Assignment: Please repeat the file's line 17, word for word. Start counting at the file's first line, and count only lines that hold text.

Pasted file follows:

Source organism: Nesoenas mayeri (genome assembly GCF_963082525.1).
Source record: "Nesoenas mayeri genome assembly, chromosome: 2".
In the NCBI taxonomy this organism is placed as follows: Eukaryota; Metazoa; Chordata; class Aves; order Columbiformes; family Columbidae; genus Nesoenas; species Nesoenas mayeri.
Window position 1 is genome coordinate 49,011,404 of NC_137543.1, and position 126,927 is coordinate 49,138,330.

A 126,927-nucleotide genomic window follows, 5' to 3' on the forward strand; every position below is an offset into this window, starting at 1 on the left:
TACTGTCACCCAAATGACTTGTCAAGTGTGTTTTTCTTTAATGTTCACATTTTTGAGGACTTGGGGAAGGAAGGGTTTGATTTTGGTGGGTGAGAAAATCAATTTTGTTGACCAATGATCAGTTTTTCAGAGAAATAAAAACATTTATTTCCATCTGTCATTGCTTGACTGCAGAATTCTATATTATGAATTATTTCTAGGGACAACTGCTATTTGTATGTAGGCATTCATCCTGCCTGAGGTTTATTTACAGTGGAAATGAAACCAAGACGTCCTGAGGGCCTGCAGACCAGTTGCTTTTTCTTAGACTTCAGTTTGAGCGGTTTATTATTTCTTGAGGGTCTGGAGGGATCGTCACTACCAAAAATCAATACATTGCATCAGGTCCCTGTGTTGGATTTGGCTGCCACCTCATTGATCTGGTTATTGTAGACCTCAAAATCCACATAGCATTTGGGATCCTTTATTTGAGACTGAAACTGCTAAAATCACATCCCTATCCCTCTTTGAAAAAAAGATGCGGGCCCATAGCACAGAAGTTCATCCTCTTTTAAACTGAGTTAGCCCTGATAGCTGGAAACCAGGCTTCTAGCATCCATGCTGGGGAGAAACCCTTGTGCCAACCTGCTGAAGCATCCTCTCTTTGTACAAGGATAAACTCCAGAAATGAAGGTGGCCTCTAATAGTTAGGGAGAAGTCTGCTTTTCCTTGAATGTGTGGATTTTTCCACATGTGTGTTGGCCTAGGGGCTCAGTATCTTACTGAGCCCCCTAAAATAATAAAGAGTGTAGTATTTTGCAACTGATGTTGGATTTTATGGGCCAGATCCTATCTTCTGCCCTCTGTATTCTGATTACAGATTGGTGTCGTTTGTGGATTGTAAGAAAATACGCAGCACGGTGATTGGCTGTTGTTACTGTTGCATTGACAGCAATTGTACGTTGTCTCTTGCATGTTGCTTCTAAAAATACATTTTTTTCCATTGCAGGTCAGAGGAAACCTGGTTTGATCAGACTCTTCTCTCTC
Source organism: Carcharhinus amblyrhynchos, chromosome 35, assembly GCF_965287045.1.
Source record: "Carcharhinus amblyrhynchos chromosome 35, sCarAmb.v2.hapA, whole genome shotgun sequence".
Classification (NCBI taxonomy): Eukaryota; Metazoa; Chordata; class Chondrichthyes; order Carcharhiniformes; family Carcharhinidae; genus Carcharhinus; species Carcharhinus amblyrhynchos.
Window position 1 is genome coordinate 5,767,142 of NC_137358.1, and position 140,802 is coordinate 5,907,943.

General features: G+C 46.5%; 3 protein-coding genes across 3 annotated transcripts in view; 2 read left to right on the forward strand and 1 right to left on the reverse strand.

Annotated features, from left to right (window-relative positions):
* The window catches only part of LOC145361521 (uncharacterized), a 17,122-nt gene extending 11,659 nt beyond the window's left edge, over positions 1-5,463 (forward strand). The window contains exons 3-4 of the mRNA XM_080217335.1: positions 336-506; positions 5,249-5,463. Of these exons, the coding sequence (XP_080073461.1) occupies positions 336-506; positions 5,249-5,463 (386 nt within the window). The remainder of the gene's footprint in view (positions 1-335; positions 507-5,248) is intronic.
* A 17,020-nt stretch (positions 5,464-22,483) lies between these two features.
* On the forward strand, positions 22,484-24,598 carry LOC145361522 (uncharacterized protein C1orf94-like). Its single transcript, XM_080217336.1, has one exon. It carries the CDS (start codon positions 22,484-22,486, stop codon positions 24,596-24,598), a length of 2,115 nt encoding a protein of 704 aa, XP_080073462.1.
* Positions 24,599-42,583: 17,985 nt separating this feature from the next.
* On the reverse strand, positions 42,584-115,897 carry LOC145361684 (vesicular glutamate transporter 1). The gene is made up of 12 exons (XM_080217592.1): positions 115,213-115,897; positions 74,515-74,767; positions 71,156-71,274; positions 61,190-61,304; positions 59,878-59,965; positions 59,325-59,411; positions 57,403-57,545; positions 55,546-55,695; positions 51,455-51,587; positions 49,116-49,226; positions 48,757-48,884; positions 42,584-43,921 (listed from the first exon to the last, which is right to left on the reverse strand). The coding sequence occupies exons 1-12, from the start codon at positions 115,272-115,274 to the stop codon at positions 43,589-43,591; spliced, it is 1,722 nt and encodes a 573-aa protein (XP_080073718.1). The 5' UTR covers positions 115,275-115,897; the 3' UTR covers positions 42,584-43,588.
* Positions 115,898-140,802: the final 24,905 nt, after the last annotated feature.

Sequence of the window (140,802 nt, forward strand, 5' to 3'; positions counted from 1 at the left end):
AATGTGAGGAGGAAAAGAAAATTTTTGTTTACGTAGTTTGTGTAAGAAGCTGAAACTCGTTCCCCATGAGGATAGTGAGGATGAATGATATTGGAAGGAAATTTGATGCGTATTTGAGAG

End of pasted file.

* On the reverse strand, positions 42,584-115,897 carry LOC145361684 (vesicular glutamate transporter 1). The gene is made up of 12 exons (XM_080217592.1): positions 115,213-115,897; positions 74,515-74,767; positions 71,156-71,274; positions 61,190-61,304; positions 59,878-59,965; positions 59,325-59,411; positions 57,403-57,545; positions 55,546-55,695; positions 51,455-51,587; positions 49,116-49,226; positions 48,757-48,884; positions 42,584-43,921 (listed from the first exon to the last, which is right to left on the reverse strand). The coding sequence occupies exons 1-12, from the start codon at positions 115,272-115,274 to the stop codon at positions 43,589-43,591; spliced, it is 1,722 nt and encodes a 573-aa protein (XP_080073718.1). The 5' UTR covers positions 115,275-115,897; the 3' UTR covers positions 42,584-43,588.